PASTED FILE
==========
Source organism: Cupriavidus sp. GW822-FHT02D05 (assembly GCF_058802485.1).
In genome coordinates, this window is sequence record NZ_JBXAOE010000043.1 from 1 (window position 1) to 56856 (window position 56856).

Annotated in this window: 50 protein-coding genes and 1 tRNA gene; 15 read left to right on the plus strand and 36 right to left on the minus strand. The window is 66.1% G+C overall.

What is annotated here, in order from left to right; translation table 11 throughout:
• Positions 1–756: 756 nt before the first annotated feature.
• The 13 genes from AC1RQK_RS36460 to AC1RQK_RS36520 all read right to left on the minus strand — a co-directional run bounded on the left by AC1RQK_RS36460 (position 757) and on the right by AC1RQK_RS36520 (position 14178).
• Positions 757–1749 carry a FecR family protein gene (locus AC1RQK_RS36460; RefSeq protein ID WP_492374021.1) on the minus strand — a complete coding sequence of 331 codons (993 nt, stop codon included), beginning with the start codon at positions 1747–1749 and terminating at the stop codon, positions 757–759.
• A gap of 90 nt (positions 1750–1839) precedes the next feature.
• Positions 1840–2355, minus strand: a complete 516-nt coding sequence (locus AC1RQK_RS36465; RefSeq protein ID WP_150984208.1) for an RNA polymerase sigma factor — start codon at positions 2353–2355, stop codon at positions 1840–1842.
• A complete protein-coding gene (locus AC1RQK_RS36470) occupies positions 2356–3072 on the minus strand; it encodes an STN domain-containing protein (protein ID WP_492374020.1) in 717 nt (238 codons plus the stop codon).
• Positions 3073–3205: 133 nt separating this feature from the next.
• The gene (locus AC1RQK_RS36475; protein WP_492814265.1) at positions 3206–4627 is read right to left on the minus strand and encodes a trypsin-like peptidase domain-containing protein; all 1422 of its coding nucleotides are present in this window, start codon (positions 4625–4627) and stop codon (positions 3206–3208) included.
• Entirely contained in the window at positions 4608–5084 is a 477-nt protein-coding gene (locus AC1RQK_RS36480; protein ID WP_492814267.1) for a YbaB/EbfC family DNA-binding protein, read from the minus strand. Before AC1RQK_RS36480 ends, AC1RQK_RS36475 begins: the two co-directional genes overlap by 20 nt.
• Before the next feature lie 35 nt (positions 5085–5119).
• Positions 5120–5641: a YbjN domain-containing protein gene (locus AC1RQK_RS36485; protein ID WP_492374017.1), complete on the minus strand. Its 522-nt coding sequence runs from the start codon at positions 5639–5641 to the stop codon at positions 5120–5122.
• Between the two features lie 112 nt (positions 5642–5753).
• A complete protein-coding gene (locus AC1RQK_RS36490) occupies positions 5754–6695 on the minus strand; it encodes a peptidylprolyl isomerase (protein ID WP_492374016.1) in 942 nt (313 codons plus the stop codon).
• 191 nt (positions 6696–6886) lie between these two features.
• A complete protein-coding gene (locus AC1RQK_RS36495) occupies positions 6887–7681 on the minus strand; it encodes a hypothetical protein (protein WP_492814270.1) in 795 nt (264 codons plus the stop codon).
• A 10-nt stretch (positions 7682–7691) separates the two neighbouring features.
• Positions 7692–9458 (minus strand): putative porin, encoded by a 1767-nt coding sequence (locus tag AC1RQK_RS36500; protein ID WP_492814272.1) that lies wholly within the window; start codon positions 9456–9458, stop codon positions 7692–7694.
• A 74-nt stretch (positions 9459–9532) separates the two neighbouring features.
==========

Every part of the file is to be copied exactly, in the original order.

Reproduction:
Source organism: Cupriavidus sp. GW822-FHT02D05 (assembly GCF_058802485.1).
In genome coordinates, this window is sequence record NZ_JBXAOE010000043.1 from 1 (window position 1) to 56856 (window position 56856).

Annotated in this window: 50 protein-coding genes and 1 tRNA gene; 15 read left to right on the plus strand and 36 right to left on the minus strand. The window is 66.1% G+C overall.

What is annotated here, in order from left to right; translation table 11 throughout:
• Positions 1–756: 756 nt before the first annotated feature.
• The 13 genes from AC1RQK_RS36460 to AC1RQK_RS36520 all read right to left on the minus strand — a co-directional run bounded on the left by AC1RQK_RS36460 (position 757) and on the right by AC1RQK_RS36520 (position 14178).
• Positions 757–1749 carry a FecR family protein gene (locus AC1RQK_RS36460; RefSeq protein ID WP_492374021.1) on the minus strand — a complete coding sequence of 331 codons (993 nt, stop codon included), beginning with the start codon at positions 1747–1749 and terminating at the stop codon, positions 757–759.
• A gap of 90 nt (positions 1750–1839) precedes the next feature.
• Positions 1840–2355, minus strand: a complete 516-nt coding sequence (locus AC1RQK_RS36465; RefSeq protein ID WP_150984208.1) for an RNA polymerase sigma factor — start codon at positions 2353–2355, stop codon at positions 1840–1842.
• A complete protein-coding gene (locus AC1RQK_RS36470) occupies positions 2356–3072 on the minus strand; it encodes an STN domain-containing protein (protein ID WP_492374020.1) in 717 nt (238 codons plus the stop codon).
• Positions 3073–3205: 133 nt separating this feature from the next.
• The gene (locus AC1RQK_RS36475; protein WP_492814265.1) at positions 3206–4627 is read right to left on the minus strand and encodes a trypsin-like peptidase domain-containing protein; all 1422 of its coding nucleotides are present in this window, start codon (positions 4625–4627) and stop codon (positions 3206–3208) included.
• Entirely contained in the window at positions 4608–5084 is a 477-nt protein-coding gene (locus AC1RQK_RS36480; protein ID WP_492814267.1) for a YbaB/EbfC family DNA-binding protein, read from the minus strand. Before AC1RQK_RS36480 ends, AC1RQK_RS36475 begins: the two co-directional genes overlap by 20 nt.
• Before the next feature lie 35 nt (positions 5085–5119).
• Positions 5120–5641: a YbjN domain-containing protein gene (locus AC1RQK_RS36485; protein ID WP_492374017.1), complete on the minus strand. Its 522-nt coding sequence runs from the start codon at positions 5639–5641 to the stop codon at positions 5120–5122.
• Between the two features lie 112 nt (positions 5642–5753).
• A complete protein-coding gene (locus AC1RQK_RS36490) occupies positions 5754–6695 on the minus strand; it encodes a peptidylprolyl isomerase (protein ID WP_492374016.1) in 942 nt (313 codons plus the stop codon).
• 191 nt (positions 6696–6886) lie between these two features.
• A complete protein-coding gene (locus AC1RQK_RS36495) occupies positions 6887–7681 on the minus strand; it encodes a hypothetical protein (protein WP_492814270.1) in 795 nt (264 codons plus the stop codon).
• A 10-nt stretch (positions 7682–7691) separates the two neighbouring features.
• Positions 7692–9458 (minus strand): putative porin, encoded by a 1767-nt coding sequence (locus tag AC1RQK_RS36500; protein ID WP_492814272.1) that lies wholly within the window; start codon positions 9456–9458, stop codon positions 7692–7694.
• A 74-nt stretch (positions 9459–9532) separates the two neighbouring features.